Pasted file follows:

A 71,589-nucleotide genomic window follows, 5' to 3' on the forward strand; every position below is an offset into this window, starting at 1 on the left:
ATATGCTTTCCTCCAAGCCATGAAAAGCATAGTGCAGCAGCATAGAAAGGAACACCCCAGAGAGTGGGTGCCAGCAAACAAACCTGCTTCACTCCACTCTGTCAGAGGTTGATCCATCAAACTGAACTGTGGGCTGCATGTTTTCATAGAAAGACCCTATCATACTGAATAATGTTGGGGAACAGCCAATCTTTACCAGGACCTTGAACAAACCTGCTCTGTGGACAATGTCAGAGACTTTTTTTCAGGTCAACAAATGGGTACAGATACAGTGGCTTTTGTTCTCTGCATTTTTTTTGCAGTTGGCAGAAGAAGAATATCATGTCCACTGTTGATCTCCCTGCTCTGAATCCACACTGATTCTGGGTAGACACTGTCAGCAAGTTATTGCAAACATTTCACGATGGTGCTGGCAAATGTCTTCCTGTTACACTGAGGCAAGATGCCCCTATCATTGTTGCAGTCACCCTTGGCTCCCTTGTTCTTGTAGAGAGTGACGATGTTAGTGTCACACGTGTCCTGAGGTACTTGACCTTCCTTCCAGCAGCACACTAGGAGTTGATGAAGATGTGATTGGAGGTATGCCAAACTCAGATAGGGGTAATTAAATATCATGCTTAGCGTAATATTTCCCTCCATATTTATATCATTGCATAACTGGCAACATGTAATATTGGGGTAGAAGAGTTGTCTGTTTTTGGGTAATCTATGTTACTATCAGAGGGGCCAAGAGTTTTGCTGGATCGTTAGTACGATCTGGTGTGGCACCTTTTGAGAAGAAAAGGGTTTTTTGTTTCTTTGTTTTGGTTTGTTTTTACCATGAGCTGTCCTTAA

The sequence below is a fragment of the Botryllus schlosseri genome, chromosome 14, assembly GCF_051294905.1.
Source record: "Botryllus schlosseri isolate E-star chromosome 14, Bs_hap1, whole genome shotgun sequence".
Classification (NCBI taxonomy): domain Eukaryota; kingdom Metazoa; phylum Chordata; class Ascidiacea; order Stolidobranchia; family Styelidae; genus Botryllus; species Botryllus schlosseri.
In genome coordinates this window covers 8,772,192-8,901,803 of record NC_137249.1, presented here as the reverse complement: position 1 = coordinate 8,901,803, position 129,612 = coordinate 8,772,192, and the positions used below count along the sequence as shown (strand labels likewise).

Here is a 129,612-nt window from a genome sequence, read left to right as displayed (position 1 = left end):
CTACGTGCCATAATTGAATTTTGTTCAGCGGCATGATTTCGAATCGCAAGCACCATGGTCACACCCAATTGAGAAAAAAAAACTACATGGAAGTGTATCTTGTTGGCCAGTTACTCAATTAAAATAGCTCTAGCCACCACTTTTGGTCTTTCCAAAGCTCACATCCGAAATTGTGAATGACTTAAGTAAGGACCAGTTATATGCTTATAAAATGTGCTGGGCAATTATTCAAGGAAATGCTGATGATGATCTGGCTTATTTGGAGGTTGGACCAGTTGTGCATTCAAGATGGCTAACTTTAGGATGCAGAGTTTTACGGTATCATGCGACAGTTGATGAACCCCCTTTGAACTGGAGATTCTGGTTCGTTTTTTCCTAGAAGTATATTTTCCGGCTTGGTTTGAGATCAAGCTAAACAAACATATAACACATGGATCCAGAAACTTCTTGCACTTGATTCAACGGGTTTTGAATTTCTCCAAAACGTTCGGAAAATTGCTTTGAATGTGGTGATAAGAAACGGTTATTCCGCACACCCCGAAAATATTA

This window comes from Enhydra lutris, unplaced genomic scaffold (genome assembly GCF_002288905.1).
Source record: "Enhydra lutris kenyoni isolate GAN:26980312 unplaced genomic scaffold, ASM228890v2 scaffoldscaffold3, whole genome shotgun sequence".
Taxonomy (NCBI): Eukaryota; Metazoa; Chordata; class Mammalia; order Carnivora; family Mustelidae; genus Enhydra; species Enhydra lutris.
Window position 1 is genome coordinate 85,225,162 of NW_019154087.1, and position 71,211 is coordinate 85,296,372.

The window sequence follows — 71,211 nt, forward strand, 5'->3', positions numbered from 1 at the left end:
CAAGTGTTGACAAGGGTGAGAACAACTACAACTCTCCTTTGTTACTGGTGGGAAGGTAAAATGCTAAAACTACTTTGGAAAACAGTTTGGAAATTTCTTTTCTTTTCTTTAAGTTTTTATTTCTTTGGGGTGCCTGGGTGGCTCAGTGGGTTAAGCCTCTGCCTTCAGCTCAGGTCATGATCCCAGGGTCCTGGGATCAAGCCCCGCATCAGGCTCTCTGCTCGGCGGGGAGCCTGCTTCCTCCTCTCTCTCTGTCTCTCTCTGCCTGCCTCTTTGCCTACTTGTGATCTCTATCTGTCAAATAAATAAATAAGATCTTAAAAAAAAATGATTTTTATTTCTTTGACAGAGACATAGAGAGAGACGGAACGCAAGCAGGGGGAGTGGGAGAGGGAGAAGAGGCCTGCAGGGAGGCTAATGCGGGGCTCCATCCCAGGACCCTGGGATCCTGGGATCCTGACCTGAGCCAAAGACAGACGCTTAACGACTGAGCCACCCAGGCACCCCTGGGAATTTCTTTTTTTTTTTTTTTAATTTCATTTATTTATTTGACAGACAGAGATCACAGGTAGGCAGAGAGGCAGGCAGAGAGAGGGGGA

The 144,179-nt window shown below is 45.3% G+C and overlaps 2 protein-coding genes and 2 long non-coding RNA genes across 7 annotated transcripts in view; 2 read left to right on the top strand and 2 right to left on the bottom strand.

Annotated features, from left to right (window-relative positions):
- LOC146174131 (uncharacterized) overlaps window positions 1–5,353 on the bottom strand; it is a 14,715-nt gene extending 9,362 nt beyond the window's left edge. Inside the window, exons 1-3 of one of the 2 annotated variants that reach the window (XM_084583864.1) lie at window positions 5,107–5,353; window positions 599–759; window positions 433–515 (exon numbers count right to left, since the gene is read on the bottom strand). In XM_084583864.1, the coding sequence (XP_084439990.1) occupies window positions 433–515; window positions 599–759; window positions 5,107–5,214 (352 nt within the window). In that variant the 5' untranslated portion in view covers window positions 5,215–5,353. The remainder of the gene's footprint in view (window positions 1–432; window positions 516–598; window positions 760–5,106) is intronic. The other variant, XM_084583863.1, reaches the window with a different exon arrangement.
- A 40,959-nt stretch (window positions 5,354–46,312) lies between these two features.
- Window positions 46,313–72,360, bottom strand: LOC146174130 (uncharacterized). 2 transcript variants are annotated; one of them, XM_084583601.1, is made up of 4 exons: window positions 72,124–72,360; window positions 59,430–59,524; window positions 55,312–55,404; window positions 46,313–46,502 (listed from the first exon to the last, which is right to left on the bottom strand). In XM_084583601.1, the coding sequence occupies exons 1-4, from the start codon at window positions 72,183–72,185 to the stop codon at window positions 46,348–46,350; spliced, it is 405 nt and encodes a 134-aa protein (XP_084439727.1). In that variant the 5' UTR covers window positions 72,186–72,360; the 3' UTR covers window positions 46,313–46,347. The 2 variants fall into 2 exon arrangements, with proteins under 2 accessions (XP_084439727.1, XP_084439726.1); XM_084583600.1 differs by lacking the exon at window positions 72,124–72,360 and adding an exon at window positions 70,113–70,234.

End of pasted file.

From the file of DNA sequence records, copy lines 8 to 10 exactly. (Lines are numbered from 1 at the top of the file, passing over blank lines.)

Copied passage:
CTACGTGCCATAATTGAATTTTGTTCAGCGGCATGATTTCGAATCGCAAGCACCATGGTCACACCCAATTGAGAAAAAAAAACTACATGGAAGTGTATCTTGTTGGCCAGTTACTCAATTAAAATAGCTCTAGCCACCACTTTTGGTCTTTCCAAAGCTCACATCCGAAATTGTGAATGACTTAAGTAAGGACCAGTTATATGCTTATAAAATGTGCTGGGCAATTATTCAAGGAAATGCTGATGATGATCTGGCTTATTTGGAGGTTGGACCAGTTGTGCATTCAAGATGGCTAACTTTAGGATGCAGAGTTTTACGGTATCATGCGACAGTTGATGAACCCCCTTTGAACTGGAGATTCTGGTTCGTTTTTTCCTAGAAGTATATTTTCCGGCTTGGTTTGAGATCAAGCTAAACAAACATATAACACATGGATCCAGAAACTTCTTGCACTTGATTCAACGGGTTTTGAATTTCTCCAAAACGTTCGGAAAATTGCTTTGAATGTGGTGATAAGAAACGGTTATTCCGCACACCCCGAAAATATTA

This window comes from Enhydra lutris, unplaced genomic scaffold (genome assembly GCF_002288905.1).
Source record: "Enhydra lutris kenyoni isolate GAN:26980312 unplaced genomic scaffold, ASM228890v2 scaffoldscaffold3, whole genome shotgun sequence".